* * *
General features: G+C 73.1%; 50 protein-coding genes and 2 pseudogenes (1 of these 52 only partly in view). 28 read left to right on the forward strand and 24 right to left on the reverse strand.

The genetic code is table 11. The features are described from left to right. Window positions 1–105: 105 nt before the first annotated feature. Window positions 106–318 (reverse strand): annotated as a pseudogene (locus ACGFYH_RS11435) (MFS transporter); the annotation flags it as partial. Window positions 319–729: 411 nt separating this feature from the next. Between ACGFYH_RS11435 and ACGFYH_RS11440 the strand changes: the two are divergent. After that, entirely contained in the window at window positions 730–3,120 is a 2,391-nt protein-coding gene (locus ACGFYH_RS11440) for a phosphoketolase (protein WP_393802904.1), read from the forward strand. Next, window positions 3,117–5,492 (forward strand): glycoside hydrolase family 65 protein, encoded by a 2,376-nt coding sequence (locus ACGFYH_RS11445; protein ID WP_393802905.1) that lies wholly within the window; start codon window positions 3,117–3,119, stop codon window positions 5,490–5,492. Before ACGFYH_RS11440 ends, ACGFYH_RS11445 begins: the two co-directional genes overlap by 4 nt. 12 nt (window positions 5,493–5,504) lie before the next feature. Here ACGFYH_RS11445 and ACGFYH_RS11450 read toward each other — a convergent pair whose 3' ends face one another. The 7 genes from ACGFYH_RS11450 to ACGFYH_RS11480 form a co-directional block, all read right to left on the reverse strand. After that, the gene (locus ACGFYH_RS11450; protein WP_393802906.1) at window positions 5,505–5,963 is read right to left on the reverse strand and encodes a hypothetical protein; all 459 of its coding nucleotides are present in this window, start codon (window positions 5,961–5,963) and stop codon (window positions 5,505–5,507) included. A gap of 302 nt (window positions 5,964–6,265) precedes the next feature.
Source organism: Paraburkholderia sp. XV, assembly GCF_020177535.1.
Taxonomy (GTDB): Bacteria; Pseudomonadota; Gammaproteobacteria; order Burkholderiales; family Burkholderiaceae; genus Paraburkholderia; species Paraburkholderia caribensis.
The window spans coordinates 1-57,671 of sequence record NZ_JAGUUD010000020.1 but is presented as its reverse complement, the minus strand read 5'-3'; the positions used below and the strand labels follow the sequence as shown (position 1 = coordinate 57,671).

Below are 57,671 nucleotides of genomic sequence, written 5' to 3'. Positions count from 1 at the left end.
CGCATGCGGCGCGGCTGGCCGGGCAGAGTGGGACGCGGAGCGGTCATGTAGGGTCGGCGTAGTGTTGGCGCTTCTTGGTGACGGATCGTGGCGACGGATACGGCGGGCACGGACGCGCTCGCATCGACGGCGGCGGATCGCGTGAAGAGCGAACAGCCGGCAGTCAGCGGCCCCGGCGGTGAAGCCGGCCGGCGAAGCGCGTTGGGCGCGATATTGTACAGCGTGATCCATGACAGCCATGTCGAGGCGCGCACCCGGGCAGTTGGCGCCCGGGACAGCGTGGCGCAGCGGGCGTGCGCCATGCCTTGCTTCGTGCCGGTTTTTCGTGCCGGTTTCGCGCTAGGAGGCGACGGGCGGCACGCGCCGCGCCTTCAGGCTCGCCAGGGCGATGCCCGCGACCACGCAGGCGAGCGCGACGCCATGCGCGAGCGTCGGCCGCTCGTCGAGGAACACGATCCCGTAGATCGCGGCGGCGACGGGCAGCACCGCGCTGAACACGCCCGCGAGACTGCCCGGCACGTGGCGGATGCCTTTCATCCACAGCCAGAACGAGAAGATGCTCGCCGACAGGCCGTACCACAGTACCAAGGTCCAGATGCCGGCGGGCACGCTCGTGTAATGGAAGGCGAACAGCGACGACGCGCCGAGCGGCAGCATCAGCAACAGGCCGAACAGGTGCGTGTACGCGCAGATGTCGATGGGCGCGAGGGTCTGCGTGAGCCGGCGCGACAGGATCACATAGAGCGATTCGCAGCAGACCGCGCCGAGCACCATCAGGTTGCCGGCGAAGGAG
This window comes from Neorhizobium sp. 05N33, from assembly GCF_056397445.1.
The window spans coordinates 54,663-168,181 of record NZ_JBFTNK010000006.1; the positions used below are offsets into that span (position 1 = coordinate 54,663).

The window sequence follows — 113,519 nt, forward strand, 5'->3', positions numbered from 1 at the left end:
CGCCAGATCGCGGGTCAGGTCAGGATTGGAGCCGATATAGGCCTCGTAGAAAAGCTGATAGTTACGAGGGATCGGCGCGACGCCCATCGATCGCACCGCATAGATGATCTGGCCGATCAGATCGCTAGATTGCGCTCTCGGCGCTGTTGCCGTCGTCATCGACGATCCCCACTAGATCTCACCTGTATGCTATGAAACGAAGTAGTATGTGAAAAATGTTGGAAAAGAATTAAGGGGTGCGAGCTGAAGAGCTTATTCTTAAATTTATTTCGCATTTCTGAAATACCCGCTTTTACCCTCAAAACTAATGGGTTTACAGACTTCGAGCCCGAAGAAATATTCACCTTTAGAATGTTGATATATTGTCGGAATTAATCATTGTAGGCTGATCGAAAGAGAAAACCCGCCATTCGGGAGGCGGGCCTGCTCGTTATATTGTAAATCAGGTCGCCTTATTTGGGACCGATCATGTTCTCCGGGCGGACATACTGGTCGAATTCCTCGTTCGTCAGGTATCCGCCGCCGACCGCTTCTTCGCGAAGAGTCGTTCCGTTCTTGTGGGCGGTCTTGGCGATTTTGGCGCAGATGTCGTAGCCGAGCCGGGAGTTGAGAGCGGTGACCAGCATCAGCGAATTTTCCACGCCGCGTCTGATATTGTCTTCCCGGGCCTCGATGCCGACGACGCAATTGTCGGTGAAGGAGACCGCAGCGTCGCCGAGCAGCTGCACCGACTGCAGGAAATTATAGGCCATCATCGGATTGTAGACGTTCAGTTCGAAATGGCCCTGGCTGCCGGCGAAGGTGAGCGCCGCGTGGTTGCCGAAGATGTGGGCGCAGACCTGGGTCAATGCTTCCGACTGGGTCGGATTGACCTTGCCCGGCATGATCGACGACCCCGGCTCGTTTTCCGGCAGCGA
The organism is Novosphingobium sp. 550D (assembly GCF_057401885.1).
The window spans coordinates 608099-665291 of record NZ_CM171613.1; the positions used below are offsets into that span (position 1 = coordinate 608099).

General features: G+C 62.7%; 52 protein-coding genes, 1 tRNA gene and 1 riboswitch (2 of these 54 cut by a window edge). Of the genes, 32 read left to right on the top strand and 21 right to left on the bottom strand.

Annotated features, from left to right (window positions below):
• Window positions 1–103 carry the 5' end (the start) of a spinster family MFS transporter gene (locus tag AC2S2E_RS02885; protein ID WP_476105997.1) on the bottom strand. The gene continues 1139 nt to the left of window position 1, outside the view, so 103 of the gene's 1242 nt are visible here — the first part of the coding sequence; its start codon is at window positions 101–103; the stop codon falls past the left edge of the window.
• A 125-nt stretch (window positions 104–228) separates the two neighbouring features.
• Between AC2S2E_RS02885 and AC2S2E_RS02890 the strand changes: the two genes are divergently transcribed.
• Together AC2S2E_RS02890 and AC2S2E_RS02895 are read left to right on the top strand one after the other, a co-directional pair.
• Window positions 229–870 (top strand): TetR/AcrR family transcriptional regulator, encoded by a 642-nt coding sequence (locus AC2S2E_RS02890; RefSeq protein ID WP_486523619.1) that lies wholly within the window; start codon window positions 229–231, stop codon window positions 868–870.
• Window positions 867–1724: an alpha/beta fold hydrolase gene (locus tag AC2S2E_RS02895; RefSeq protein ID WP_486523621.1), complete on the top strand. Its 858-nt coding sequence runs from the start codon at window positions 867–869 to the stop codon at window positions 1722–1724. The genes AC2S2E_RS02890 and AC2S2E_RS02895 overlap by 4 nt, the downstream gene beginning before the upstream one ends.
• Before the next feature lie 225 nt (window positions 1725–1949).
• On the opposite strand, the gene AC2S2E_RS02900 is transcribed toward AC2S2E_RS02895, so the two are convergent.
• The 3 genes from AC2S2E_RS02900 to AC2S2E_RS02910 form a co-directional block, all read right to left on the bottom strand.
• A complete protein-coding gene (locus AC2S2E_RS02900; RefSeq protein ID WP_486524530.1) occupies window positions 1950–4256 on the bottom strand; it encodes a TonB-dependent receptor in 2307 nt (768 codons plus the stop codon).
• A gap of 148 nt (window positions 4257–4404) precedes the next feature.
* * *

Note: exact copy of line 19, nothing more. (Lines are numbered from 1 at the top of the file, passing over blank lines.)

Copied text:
• Together AC2S2E_RS02890 and AC2S2E_RS02895 are read left to right on the top strand one after the other, a co-directional pair.